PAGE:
News and Updates

By: Bernie Cahiles-Magkilat (Manila Bulletin, July 26, 2020)

The Philippine franchising industry, mostly micro and small enterprises, has called on government for rescue as franchises practically stood still leaving majority of their workers jobless following the imposition of lockdowns starting mid-March this year.

A survey jointly conducted by the Philippine Franchise Association (PFA) and the PWC Philippines showed that what used to be a vibrant and dynamic franchising industry has practically stood bleeding since the implementation of lockdowns due to the coronavirus pandemic.

As this developed, PFA Chairman Richard Sanz has called on government to include the franchising industry from the economic stimulus package.

PFA President Sherill Ramos Quintana, who shared the survey results, said the survey was conducted from May 6 to May 25 during the Enhanced Community Quarantine period covering 79 percent of the PFA member-franchisers as respondents representing over 1,100 locations in the country.

Using the expenditure methodology, as of year-end 2019, franchising has been a dynamic contributor to the Philippine economy with 7.2 percent contribution to the GDP which is equivalent to P1.4 trillion pesos and 2.7 percent to the gross national income (GNI) which is equivalent to P51 billion. With its multiplier effect and with its 90 percent success rate for start- ups, franchising saw the creation of more than 120,000 enterprises generating more than one million jobs both locally and internationally.

Franchising has also been an important creator of MSMEs, which is the backbone of any economy. “In fact,” Ms. Quintana said, “close to 70 percent of PFA members are MSMEs. But more importantly, majority of the franchisees of our members are micro or small enterprises. Yet, these are the businesses spreading all over the Philippines opening jobs and other businesses for our fellow Filipinos.”

The Philippine franchising sector was so gung-ho that it was in an expansion mode before the lockdown. Ms. Quintana cited a franchisee of her brand that opened a mere 2 days before the lockdown was declared. And it has been on survival mode ever since.

But with the COVID 19 pandemic, Quintana reported that majority or 82 percent of respondents said the COVID-19 crisis has the significantly impacted their businesses with 72 percent projecting losses of over 50 percent on their 2020 revenue.

The survey further showed that potential global recession is the number one concern among its members, some of which have foreign franchisees. Members said that global recession would lead to further decline in consumer confidence resulting in lower consumption and consumer demand.

Other top concerns include the lack of comprehensive and tested emergency preparedness plan, effects on the workforce resulting to reduction in productivity, and supply chain issues such as lack of available suppliers/raw materials and logistical concerns.

As companies prepare for the opening of the economy, the survey showed that 63 percent of respondents expect to implement temporary furloughs while 39 percent are planning are planning retrenchment. 

In terms of productivity, 46 percent of the respondents expect productivity issues due to lack of remote work capabilities; 35 percent saw the streamlining or reduction of franchise operations; and 30 percent feared the reduction or cessation of their franchise business.

Of the 44 percent who said they were willing to resume their operations in the malls, 60 percent also said that they are still not ready.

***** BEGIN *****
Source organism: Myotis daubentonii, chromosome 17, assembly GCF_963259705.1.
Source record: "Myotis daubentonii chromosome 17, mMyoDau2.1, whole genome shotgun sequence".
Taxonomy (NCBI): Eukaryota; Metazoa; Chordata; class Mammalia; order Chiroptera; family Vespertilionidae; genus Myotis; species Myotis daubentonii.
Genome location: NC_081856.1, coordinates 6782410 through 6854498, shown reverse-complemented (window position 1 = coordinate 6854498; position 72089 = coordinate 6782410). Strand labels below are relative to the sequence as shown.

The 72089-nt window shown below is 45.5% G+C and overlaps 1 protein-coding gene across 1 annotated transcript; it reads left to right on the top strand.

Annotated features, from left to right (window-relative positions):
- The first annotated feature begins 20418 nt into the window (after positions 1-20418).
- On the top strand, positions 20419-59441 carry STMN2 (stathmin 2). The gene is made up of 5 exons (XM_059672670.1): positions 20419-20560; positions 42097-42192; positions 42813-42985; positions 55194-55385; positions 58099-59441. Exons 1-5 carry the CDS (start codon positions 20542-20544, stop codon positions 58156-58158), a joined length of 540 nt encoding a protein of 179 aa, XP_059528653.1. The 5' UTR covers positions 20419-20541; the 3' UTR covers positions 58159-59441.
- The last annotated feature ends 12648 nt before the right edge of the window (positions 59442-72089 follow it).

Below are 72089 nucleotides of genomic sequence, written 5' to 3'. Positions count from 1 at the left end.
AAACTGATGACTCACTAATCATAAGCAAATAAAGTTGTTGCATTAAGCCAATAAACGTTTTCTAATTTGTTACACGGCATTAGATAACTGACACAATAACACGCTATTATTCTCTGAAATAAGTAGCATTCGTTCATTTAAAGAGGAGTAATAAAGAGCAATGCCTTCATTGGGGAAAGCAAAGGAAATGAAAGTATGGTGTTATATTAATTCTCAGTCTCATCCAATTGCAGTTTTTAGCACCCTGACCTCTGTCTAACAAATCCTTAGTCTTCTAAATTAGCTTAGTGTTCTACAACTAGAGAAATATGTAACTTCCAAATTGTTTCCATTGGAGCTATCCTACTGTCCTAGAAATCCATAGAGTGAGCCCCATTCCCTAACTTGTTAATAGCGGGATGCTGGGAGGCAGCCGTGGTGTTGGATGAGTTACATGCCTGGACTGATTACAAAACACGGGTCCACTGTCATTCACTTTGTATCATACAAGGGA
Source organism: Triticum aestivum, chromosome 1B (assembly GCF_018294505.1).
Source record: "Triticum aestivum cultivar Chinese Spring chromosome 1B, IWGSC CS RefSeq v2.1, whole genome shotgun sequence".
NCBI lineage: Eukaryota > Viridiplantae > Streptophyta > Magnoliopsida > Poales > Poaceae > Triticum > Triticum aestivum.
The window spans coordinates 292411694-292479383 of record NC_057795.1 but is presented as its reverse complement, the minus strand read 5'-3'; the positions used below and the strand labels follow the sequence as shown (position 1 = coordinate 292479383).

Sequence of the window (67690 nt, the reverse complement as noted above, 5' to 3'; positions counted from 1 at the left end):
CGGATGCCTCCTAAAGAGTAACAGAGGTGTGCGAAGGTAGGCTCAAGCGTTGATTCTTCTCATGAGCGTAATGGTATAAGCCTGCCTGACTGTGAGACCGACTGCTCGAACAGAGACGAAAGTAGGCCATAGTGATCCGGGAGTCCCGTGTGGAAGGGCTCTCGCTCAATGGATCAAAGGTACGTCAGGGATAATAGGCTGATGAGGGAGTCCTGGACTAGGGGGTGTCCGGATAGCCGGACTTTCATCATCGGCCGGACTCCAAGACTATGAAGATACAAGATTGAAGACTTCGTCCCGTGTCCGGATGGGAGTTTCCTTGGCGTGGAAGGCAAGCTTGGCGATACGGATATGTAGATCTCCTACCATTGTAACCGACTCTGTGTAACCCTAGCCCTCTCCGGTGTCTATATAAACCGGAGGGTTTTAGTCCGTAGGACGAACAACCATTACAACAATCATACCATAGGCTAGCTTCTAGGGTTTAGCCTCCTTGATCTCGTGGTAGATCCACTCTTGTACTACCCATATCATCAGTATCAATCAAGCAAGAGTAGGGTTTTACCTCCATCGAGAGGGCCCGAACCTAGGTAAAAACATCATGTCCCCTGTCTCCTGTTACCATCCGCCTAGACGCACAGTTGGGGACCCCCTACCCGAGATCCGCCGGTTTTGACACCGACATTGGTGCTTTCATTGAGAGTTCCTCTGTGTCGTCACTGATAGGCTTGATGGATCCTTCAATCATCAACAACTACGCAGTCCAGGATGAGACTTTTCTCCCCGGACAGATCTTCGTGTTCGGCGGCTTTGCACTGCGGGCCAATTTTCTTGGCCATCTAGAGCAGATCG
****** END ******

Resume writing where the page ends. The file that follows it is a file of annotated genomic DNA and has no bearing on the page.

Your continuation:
“It is clear that the franchising sector needs help today to become a major economic contributor again,” Ms. Quintana said. Prior to COVID-19, the franchising sector was one of the most important contributors to the economy especially in the areas of enterprise creation and job generation. Many Philippine franchises were also aggressively expanding overseas.

“If propose stimulus bills aim to help critically-impacted industries, why not industries that create businesses and jobs like the franchising industry?” Ms. Quintana suggested. “Because of our capacity to create businesses and jobs, I think we can be categorized as a critically-important industry. We only need a push so that we can soar again.”       

Sanz said that 70 percent of the survey respondents will need P1 to 20 million to recover from the crisis which they intend to use for working capital requirements, inventory and materials, and improvement of technology.

Other priority government interventions for their bounce back include tax incentives, loans with longer grace period and relaxed requirements, provision of wage subsidies, and, ease on restrictions in trade and retail.  

Despite the challenges, the same survey results showed resiliency in the sector as franchisers sought ways to adapt to the disruption. During the ECQ, the respondents shared the pivots they have undertaken to continue their businesses such as work from home (42%), introduction of new products or services (39%) and shift to online platform (22%).

Mr. Sanz, who also sits as PFA Director for Digitalization, highlighted that during the ECQ, 22 percent of the respondents said they were able to generate more than 60 percent of their sales online compared with only less than 10 percent online sales prior to ECQ. 

“While the COVID-19 crisis hit us badly, there will be a time when we will consider this crisis just a speed bump, if we are given the chance to recover. We, in PFA, have always believed that there will be new opportunities in the new normal. Meanwhile, we have to invoke the Bayanihan spirit and work together for our mutual survival,” Mr. Sanz said.

“The franchising sector, together with its partners in the private and public sectors should work together so that we recover as one. And when this happens, we can make the Philippines a nation of opportunities once again.”